Choice of Law Can Be Key When Fighting Life Insurance Fraud
March 1, 2019 | Evan H. Krinick | Appeals
A stranger-originated life insurance (STOLI) policy is a life insurance policy obtained as an investment for a stranger, rather than for the benefit of the insured’s beneficiaries. Public policy disfavors STOLI policies because, among other things, legislators consider them to be wagers on human life. See, e.g., N.Y. Ins. Law §7815(c) (“No person shall directly …
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Home Court Advantage Makes a Difference For Clients
February 12, 2019 | Evan H. Krinick | Appeals
Commentary: Those who bet the spread in football games know that the being the home team is worth three or so points. Teams fight all year to have home field advantage in the playoffs. In lawsuits, being the home team also matters. If you are going to be sued, or if you intend to bring …
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The False Claims Act: A Powerful Tool Against Federal Health Care Program Fraud
January 4, 2019 | Evan H. Krinick | Appeals
The most recent report by the U.S. Department of Justice (DOJ) on its recoveries under the federal False Claims Act (FCA) (see “Fraud Statistics—Overview, October 1, 1986 – September 30, 2018”) made it quite clear that the federal government continues to seek to combat fraud by health care providers against federal health care programs such …
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Insureds’ Materially False Statements Can Doom Insurance Coverage for Their Claims
November 2, 2018 | Evan H. Krinick | Appeals
There are many different kinds of insurance fraud, as this column regularly observes. There can be fraud contained in applications for insurance policies, fraudulently staged accidents, and fraudulent claims by health care providers treating injured policyholders, among other things. Insurance policies try to eliminate, or at least to cut down on, insurance fraud in a …
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Insurers Overcome Defendants’ Efforts to Delay or Avoid Judgment Day
September 6, 2018 | Evan H. Krinick | Appeals
As insurance companies continue to bring more and more civil suits for insurance fraud, defendants are raising a variety of arguments in an effort to delay—and sometimes to significantly delay—the insurers’ actions, or even to avoid judgment altogether. Two interesting new cases—one from the U.S. District Court for the Eastern District of New York, State …
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So Far, No Consistent Lineup of Judges for Carriers or Policyholders
August 20, 2018 | Evan H. Krinick | Appeals
After a term of transition for the New York Court of Appeals—with Associate Judge Eugene F. Pigott, Jr., retiring at the end of 2016, Associate Judge Rowan D. Wilson joining in February 2017, Associate Judge Sheila Abdus-Salaam’s death in April 2017, and Associate Judge Paul G. Feinman joining at the end of June 2017—the 2017-2018 term …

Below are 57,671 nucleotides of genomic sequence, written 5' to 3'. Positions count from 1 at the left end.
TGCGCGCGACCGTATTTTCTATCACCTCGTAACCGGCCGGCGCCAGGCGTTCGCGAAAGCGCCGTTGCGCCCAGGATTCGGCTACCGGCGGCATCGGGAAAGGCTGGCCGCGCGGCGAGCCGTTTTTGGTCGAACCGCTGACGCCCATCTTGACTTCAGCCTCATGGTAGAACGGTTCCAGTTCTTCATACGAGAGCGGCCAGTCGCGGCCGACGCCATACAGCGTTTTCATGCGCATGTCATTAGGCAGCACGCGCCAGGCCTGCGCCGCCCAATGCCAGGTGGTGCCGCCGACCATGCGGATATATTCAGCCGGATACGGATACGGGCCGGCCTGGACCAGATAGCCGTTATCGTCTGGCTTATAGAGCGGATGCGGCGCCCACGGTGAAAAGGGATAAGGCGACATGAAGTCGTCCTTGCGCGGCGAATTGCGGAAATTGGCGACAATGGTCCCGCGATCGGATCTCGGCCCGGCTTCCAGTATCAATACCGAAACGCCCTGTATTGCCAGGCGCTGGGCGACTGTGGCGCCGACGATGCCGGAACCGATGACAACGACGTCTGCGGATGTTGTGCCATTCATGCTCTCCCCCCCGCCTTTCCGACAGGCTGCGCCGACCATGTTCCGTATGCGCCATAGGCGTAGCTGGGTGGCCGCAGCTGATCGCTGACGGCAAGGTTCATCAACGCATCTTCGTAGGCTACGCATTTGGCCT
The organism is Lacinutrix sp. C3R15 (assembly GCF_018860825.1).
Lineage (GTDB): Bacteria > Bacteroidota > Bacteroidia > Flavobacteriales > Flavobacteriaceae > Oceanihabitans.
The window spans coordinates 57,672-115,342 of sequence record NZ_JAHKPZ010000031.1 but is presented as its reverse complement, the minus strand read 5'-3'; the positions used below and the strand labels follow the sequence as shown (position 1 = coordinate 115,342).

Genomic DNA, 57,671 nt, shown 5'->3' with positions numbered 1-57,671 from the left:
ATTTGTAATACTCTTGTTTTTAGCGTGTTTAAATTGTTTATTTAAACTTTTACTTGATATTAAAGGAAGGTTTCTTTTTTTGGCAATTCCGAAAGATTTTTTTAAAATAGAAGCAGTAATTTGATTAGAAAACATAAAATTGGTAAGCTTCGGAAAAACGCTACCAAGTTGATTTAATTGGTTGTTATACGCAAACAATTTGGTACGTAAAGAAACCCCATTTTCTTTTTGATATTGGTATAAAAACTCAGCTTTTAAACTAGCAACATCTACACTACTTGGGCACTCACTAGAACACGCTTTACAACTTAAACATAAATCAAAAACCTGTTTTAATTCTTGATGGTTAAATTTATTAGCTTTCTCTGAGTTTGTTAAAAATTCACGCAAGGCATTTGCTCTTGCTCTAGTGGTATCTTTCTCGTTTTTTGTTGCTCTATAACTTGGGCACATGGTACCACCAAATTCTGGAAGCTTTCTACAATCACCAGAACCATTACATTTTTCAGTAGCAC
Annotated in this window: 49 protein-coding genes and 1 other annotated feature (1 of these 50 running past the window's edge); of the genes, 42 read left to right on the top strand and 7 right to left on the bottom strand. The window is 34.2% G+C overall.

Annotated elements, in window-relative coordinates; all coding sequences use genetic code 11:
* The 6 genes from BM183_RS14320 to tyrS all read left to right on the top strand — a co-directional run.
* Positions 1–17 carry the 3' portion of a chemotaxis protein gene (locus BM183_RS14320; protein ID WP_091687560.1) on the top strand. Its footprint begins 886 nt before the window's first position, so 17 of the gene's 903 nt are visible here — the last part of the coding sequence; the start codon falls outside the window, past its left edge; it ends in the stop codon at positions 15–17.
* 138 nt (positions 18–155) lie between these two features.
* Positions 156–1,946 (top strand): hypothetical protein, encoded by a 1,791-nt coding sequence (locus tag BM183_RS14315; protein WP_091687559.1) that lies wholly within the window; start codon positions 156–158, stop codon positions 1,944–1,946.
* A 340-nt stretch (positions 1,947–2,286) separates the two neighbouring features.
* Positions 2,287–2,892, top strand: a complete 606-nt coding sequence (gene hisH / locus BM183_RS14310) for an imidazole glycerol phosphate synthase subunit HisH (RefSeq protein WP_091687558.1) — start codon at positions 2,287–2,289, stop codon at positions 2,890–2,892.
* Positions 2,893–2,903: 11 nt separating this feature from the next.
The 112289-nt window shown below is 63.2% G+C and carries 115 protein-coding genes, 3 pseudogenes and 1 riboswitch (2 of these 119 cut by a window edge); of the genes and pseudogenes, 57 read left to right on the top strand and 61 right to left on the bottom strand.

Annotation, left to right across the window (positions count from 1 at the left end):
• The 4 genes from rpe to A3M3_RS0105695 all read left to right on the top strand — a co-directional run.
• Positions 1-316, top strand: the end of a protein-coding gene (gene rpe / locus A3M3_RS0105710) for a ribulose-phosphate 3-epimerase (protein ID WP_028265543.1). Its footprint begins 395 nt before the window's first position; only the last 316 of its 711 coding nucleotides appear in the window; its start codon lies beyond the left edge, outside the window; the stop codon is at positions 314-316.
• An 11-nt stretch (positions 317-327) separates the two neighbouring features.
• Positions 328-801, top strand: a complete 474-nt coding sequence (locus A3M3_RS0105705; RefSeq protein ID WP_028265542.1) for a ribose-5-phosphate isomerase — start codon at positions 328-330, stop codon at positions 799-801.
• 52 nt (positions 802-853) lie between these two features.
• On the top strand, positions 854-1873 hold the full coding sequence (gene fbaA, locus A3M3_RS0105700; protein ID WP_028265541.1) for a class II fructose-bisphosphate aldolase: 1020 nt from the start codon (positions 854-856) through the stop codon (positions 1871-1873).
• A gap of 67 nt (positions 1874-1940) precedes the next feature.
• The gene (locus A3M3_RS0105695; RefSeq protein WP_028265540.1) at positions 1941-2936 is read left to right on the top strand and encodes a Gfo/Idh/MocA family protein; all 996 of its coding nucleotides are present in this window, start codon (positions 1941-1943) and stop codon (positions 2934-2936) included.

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Health Insurance Fraud: A Key Focus of State and Federal Prosecutors
July 6, 2018 | Evan H. Krinick | Appeals
Health insurance fraud continues to be a problem in New York as well as nationally. Nothing may illustrate this better than two recent reports, one issued by New York’s Department of Financial Services (DFS) and the other issued jointly by the U.S. Department of Justice (DOJ) and the U.S. Department of Health and Human Services …
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Credit Card Fraud Insurance Case Highlights Barriers to Suits Against Brokers
May 4, 2018 | Evan H. Krinick | Appeals
Four years ago, the New York Court of Appeals issued its decision in Voss v. Netherlands Ins. Co., 22 N.Y.3d 728 (2014), which some thought might lead to more and more insurance brokers being sued by policyholders alleging that brokers had not obtained sufficient insurance or appropriate policies for them. Several recent cases—including by the U.S. …
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Failure to Cooperate in Suspected Fraud Case Can Doom Insured’s Claim
March 1, 2018 | Evan H. Krinick | Appeals
After a policyholder submits a claim to an insurance company, the insurer investigates to determine whether to pay the claim, as the insurer is permitted to do under its insurance policy. On occasion, after an insurer has begun to investigate a claim, it may come to believe that the claim is fraudulent, or at least …
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A Warning Signal for Auto Insurers From the Second Circuit
January 4, 2018 | Evan H. Krinick | Appeals
Twenty-five years ago, in Riordan v. Nationwide Mutual Fire Ins. Co., 977 F.2d 47 (2d Cir. 1992), the U.S. Court of Appeals for the Second Circuit ruled that New York General Business Law §349—one of the most powerful consumer fraud provisions of New York law—was applicable to insurance companies’ interactions with policyholders. In Riordan, the …
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